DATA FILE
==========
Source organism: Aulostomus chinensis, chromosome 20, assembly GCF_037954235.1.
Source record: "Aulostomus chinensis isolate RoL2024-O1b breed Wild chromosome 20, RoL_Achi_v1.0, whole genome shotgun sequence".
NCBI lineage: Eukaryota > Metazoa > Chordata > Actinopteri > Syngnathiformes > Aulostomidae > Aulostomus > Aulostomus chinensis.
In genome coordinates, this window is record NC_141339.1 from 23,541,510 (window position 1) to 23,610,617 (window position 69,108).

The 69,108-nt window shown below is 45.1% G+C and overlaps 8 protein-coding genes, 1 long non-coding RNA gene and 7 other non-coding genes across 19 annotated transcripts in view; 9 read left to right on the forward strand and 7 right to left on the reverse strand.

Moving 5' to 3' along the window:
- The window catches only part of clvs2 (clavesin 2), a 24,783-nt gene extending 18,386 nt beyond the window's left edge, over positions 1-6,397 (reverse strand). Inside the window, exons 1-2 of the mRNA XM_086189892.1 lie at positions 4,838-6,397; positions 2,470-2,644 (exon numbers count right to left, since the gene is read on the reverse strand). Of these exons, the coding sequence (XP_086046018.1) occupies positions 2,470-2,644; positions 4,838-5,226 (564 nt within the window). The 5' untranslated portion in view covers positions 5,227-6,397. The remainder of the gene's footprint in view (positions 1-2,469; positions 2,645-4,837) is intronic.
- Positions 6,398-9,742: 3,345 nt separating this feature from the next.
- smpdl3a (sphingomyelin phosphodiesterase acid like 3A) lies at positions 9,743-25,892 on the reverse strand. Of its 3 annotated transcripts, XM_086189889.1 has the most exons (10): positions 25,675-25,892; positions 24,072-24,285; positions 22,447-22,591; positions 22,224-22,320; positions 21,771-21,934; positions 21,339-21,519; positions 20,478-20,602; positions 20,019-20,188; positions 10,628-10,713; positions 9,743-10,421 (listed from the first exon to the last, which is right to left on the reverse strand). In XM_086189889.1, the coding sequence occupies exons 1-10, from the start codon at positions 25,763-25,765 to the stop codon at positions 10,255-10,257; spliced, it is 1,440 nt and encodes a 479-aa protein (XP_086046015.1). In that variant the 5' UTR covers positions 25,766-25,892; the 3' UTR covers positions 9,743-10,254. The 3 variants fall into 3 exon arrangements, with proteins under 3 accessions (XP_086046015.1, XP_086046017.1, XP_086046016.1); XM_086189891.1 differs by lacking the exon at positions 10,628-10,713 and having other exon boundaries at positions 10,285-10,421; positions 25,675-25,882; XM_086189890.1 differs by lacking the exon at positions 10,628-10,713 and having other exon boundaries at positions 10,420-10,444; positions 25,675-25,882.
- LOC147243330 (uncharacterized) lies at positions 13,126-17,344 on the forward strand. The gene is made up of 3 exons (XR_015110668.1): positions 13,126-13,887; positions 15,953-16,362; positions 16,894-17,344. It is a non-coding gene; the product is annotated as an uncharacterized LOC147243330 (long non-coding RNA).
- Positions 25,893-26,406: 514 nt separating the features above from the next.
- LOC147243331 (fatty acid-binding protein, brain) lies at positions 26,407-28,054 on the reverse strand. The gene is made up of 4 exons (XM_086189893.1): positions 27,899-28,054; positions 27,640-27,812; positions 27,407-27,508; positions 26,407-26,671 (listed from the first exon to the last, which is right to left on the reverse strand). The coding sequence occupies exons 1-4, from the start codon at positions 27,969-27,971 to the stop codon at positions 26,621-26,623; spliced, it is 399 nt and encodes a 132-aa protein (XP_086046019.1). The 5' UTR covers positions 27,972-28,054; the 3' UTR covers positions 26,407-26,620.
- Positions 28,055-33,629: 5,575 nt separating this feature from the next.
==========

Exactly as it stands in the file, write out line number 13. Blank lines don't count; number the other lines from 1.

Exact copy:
- Positions 28,055-33,629: 5,575 nt separating this feature from the next.